Massive hole in Dormont parking lot reveals even more concrete boxes
The mystery of a buried, mobile-home-sized container that collapsed and gobbled up part of the Dormont recreation center's parking lot deepened with the discovery of two more concrete boxes.
Officials don't know how long the empty boxes have been buried 7 feet underground or who placed them, but speculate they were part of an underground storm-water drainage system from the early 20th century.
“We'll know once we get it all fully dug out,” borough Manager Jeff Naftal said on Thursday.
The boxes — each 17 feet wide, 53 feet long and 12 feet deep — were buried side-by-side under the parking lot close to Dormont Avenue.
The recreation center was built in late 1929, but its pool dates to 1920.
Workers installed sewers in the area in the early 1920s; officials speculate a storm drainage structure would have been needed for Dormont Avenue when it was connected to Banksville Road.
Dormont Avenue and Banksville Road were connected by at least 1934, according to a map of the borough on the Historic Pittsburgh website, hosted by the University of Pittsburgh's Digital Research Library.
The concrete containers appear linked by a channel that would allow water to go into the first container and overflow to successive containers, Naftal said.
They might have been used to hold excess water and take pressure off the storm sewer, said Franco Niando, co-owner of Niando Construction Inc., while at the site with an excavation crew.
His company has done similar work, including at a parking lot in East McKeesport, he said.
Recreation center workers spotted a hole last week when part of the parking lot collapsed. About five parking spaces were affected, Naftal said.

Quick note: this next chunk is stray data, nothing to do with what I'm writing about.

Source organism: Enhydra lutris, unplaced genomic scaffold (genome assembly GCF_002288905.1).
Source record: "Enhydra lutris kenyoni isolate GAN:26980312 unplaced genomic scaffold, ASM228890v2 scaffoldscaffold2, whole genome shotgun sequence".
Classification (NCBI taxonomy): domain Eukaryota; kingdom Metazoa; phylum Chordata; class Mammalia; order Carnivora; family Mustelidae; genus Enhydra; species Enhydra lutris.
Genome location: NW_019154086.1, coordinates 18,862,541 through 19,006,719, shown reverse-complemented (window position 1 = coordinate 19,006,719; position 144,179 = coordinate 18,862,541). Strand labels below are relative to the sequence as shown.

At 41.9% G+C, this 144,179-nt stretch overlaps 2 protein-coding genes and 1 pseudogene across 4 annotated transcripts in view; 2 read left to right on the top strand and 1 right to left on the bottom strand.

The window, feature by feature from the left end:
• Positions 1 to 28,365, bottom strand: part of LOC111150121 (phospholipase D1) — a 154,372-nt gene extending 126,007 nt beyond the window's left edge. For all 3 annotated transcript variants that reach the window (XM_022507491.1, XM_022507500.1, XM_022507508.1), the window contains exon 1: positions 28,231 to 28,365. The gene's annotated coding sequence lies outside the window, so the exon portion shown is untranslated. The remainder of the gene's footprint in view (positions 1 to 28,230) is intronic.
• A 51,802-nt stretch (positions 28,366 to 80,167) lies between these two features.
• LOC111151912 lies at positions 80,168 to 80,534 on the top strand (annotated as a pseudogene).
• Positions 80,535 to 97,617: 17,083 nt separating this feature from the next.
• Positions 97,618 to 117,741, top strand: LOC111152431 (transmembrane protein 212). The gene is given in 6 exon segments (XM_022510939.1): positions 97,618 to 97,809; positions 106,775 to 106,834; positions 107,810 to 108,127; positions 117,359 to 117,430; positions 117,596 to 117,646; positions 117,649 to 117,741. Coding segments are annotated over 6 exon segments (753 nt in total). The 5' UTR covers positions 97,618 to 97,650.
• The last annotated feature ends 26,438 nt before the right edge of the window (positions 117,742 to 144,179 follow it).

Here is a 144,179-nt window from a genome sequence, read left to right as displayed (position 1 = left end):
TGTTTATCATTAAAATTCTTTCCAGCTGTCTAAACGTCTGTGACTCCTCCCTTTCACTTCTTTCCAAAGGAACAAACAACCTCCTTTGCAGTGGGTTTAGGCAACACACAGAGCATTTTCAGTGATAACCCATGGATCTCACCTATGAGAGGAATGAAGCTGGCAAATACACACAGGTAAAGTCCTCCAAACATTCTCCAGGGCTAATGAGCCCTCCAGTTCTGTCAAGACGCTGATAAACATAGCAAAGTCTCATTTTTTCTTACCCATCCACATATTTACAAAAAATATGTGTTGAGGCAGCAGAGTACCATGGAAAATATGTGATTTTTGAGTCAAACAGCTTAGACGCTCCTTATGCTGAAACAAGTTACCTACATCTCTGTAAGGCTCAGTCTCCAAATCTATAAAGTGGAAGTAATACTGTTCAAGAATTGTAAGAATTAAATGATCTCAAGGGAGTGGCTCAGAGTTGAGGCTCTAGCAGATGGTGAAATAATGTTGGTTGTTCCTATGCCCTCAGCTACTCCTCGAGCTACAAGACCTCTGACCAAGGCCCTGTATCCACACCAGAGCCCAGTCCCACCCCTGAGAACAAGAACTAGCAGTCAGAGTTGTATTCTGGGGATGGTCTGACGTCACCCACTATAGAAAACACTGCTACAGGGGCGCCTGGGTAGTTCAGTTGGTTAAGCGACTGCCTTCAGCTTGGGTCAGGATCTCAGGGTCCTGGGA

Dormont hired Niando for what was expected to be a two-day job starting on Tuesday. After the company started working, it discovered more containers.
Because of the size of the boxes, Niando Construction will not remove them, but cave in the roofs and fill them with dirt, concrete and rock, reusing as much excavated material as possible.
The project is expected to take two weeks, Niando said.
“We want to take our time and do it right,” he said.
Dormont expected to pay Niando $3,200 a day for work on one container. Now that more boxes have been uncovered and extra filling material might have to be purchased, the final price is unknown, Naftal said.
“I'll go back to council at their April 1 meeting to get ... approval for whatever we end up spending on the final project,” he said.
Borough crews will repave the lot, Naftal said. Activities at the recreation center will not be affected, he added.
Tory N. Parrish is a staff writer for Trib Total Media. She can be reached at 412-380-5662 or email@example.com.